Rosie Lee Woods, a resident from Richmond, VA, has recruited some terrific family and friends from GA and AR to be NCPSSM volunteers. She sets up community education meetings and makes visits to her local Congressional offices. “After joining NCPSSM, I have become better informed and more involved with politics, advocacy and helping others to get involved too.”

"Bitter Pill" - A Time Magazine Article Every Senior in Medicare Should Read

Time Magazine’s cover story this week is an incredible read and one we highly recommend.  Steven Brill’s “Bitter Pill: Why Medical Bills are Killing Us” provides a remarkably in depth look at our American health care system including Medicare.  Using many personal case studies, Brill breaks down and describes the economic devastation being reaped by our for profit medical industrial complex. 

As we’ve said here repeatedly, America doesn’t face a Medicare crisis -- we face a national health care crisis. Rather than targeting Medicare for cuts we should be using it as the model to improve out health care system nationwide.  As Brill reports:

“Unless you are protected by Medicare, the health care market is not a market at all. It’s a crapshoot. They are powerless buyers in a seller’s market where the only sure thing is the profit of the sellers.”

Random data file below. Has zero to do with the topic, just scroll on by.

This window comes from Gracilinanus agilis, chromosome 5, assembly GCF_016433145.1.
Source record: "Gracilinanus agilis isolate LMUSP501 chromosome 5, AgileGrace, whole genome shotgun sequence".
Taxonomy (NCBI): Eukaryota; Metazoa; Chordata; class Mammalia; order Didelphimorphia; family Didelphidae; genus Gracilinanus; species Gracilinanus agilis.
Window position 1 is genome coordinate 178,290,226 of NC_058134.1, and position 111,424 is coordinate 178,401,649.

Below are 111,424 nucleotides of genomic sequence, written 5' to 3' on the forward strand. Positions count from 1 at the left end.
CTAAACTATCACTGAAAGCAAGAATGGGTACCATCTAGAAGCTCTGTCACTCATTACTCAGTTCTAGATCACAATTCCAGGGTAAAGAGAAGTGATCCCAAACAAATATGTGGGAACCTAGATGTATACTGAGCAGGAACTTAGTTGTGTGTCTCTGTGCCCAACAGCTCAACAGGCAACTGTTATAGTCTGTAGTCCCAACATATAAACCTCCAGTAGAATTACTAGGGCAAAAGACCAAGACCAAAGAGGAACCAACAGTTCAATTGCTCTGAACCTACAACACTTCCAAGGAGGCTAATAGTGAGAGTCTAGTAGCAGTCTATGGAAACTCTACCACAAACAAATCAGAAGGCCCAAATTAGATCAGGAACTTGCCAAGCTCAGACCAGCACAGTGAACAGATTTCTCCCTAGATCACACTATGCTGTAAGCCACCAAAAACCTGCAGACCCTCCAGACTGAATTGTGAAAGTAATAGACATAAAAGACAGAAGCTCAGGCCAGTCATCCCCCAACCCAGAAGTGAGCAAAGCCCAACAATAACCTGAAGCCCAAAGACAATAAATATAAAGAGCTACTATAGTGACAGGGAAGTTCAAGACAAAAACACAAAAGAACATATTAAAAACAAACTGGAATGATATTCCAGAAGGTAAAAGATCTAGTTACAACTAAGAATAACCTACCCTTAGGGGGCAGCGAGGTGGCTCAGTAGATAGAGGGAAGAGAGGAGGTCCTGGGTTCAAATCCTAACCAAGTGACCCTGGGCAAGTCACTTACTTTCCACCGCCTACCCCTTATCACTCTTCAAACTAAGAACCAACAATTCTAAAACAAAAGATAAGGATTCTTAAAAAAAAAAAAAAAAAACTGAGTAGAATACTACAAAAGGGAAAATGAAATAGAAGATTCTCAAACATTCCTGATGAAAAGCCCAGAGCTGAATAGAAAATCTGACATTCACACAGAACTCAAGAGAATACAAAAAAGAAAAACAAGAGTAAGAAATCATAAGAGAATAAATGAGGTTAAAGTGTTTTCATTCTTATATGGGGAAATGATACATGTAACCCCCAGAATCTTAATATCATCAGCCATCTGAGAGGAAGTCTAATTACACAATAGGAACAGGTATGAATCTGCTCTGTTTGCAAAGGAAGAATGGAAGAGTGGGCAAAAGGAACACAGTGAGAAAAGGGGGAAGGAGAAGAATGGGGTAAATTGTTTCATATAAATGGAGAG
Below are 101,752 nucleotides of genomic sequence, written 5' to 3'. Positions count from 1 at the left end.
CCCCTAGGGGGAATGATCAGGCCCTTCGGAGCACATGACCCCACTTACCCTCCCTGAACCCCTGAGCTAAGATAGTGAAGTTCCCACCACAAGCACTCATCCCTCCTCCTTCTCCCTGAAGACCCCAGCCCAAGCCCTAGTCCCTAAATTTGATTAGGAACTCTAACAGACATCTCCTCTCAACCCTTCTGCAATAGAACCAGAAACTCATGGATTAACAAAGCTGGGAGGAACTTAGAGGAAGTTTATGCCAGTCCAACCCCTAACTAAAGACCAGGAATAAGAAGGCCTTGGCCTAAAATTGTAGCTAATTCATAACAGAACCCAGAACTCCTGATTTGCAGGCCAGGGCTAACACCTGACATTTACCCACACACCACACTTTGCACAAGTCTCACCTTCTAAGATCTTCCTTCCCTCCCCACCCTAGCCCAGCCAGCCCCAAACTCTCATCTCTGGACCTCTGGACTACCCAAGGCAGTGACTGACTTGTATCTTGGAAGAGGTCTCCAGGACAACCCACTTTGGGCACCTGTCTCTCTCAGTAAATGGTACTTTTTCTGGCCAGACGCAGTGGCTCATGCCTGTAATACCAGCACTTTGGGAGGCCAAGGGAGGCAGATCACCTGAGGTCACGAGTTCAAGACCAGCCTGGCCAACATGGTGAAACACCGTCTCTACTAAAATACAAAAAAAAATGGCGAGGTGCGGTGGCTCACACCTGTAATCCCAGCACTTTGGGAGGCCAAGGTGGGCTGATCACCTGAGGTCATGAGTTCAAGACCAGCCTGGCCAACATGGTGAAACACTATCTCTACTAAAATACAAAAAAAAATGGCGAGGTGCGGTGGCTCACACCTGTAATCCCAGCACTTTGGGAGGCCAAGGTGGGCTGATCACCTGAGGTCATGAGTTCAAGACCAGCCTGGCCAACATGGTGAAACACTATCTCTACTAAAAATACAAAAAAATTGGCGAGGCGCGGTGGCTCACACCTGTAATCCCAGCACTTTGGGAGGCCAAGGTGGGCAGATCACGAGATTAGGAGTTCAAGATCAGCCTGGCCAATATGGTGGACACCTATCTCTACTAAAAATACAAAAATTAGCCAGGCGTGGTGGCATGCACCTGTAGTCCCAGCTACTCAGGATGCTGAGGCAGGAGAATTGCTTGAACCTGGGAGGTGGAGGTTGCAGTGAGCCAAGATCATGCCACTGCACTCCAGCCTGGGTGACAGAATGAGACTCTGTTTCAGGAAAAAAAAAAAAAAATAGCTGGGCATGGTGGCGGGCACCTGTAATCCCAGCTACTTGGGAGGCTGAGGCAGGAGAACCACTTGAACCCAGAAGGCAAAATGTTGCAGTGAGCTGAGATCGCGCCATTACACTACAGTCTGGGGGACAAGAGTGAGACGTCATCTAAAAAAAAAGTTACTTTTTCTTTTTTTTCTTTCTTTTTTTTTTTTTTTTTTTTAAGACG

Consider Time’s example of Susan S. She was 64, one year away from qualifying for Medicare, when she went to the hospital with chest pains.  Her bill for 3 hours of tests and a false alarm was $21,000. If she had Medicare she would have paid less than $500. Compare her costs:


Time’s survey of this same hospital found that in 2010 its total charges were 11 times its actual costs. And that’s not unusual in our current private profit and even non-profit health care system.

Not only does Medicare manage these outrages costs better than the private market, Medicare’s administrative costs are two-thirds of 1% or less than $3.80 per claim. Private Insurers administrative costs run much higher.  Brill reports Aetna’s for example, run 29% or $30 for each claim.